Down East 2013 ©
I just squeaked back to the island on Monday afternoon, on the last flight, sunset color in the sky by 4:00PM, and one hell of a mess threatening for the morning. There would be no flying the next day, and no boats either. The days after that were, according to the weathermen, questionable. A lot of people left the island Monday, to assure a Thursday Thanksgiving wherever they were headed. Many were hopeful that they might get a deer as well.
Eric was home from Bethel, and Emily from Exeter, and friend Seamus here from York, Maine (but now at Rensselaer). He's one of those who keeps coming back to Matinicus for no reason except that he wants to, even in the worst weather. This place does that to some people. All intended a week of serious gustatory excess. The shopping to enable the same cost me all I had and more, but somehow they managed fit it all into the Cessna.
The three teenagers and all the food went on one plane, while I stood in the flying service office jabbering like an idiot, trying to defend island attitudes, stereotypes and paranoia to the official asking about the forest fire assessment program. “Just don't talk to people as if they were morons and you'll be fine.” I told him about the long history Matinicus seems to have with representatives of various agencies coming out here and holding meetings at which islanders are addressed rather like the kindergarten. I needn't have been so edgy. He was just trying to reassure me that the foresters weren't the junkyard police.
A couple of weeks earlier we had ordered a local turkey through the Good Tern Co-op in Rockland, but it was now looking unlikely we'd actually get it here for Thanksgiving. I grabbed a bird from the supermarket and figured we'd eat the Maine gobbler at Christmas. As I write, quite literally, Paul is at the airstrip picking up the bird after all. Thanks to the many hands through which that lovingly reared bit of ayuh-native poultry had to pass to get here from New Sharon. He will spend Thanksgiving morning in my wood stove oven.
Son Eric was interviewed by Bill Green for “The Green Outdoors,” as a member of the Sunday River Ski Patrol. Friends have been calling to say that they saw him on the six o'clock news on Monday. Green mentioned that he grew up “on Matinicus Island.” When asked during the interview to comment on the hardest thing about being on the Ski Patrol, Eric told him “The hard part for me was learning to ski…I got here not knowing how to ski or ride…” That was true. He'd been once or twice to the Snow Bowl as a child, that's it, while many of the students at Gould have been skiing since they could walk. With George and Robin and Eric, we happily boast that we are the only island in Maine with an active ski patrol. I think Kevin the pilot was a patroller too, back when he had time to ski. We're in good hands.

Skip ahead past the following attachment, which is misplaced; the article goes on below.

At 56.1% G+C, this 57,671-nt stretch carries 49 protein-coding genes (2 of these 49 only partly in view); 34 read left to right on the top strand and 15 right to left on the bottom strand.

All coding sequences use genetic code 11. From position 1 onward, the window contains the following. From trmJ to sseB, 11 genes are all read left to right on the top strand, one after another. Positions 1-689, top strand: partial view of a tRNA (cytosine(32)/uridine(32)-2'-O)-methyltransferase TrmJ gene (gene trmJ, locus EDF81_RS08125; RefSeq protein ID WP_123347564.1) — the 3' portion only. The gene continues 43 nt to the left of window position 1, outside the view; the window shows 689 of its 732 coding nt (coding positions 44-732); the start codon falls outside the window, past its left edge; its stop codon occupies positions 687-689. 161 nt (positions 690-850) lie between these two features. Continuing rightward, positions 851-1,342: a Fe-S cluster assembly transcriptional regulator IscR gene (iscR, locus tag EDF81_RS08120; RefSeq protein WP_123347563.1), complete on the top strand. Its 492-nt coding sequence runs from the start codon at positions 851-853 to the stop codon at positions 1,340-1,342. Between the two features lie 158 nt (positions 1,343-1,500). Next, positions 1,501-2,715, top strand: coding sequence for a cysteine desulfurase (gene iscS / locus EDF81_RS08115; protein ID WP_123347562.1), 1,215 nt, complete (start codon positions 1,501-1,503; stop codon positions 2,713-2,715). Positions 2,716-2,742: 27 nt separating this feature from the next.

Emily's priority was to get back to the island in time to attend the school play on Tuesday afternoon, as 3rd grader Zeke has been corresponding with her and was looking forward to seeing his pen pal in attendance; her room at school is wallpapered with notes from home, subject matter being mainly Legos and airplanes.
A big piece of our world this time of year is the winterizing houses and cottages; Paul has about 35 of them to do. Some years, everybody wants to be last. “Shut my place off last,” they say, “I might make it out to the island one more time.” That makes it hard because everybody cannot simultaneously be “last.” Better to drain the water, and then if you come out and want to use your camp for the weekend, you have to drain the water a second time. That sure beats a mess of burst pipes in the spring.
Speaking of busted stuff, the kids have just come in from Grammy Pat's gravel pit with the .410 and the blasted remains of the wireless router. It hadn't been working right for a long time. They are giving serious thought to sending it in: “This seems to be broken. Can you fix it?”
Lydia will be glad to see some teenagers for a change, always a shortage of them around here. She stopped by to purchase a pound of garlic and commiserate. The eighth graders do tend to get a bit bored around here as a rule. We'll be going to a Thanksgiving brunch at her house…a break from the cooking at mine. Historically, the weather (which of course determines my TV reception) has put the screws to the pleasant idea of me watching the parade while smelling the turkey cook, but the networks have
ruined that anyway. I can't imagine anything less interesting than a bunch of soap opera characters discussing where they are having Thanksgiving dinner; I want to hear the marching bands. It seems you can hardly ever hear the bands anymore. I don't think they even try to get the audio right. Who cares about some rapper interviewing some other dope about the weather in New York? We want to hear the flugelhorns. You've got to love a good marching band.
I am trying to have a sort of abstemious day this day before Thanksgiving, trying to keep it simple and get hungry. I have a notion that it would be a good idea to eat only meager and boring rations for a good number of days before the holiday, in mind to instill a sense of gratitude for the gravy. Bread and water wouldn't do it for me because I really like bread and water, when it's good bread and water. Maybe I should make myself eat turnip and squash (no offense) or cabbage soup or borscht or tripe or
…or a diet of American consumer kit-built automatic convenient microwaveable instant pseudo-food product.
Actually, this Thanksgiving, we all ought to be eating lobsters.
Eva Murray can be found on Matinicus Island, cooking with a spoon in one hand and a screwdriver ( no, not the drink) in the other.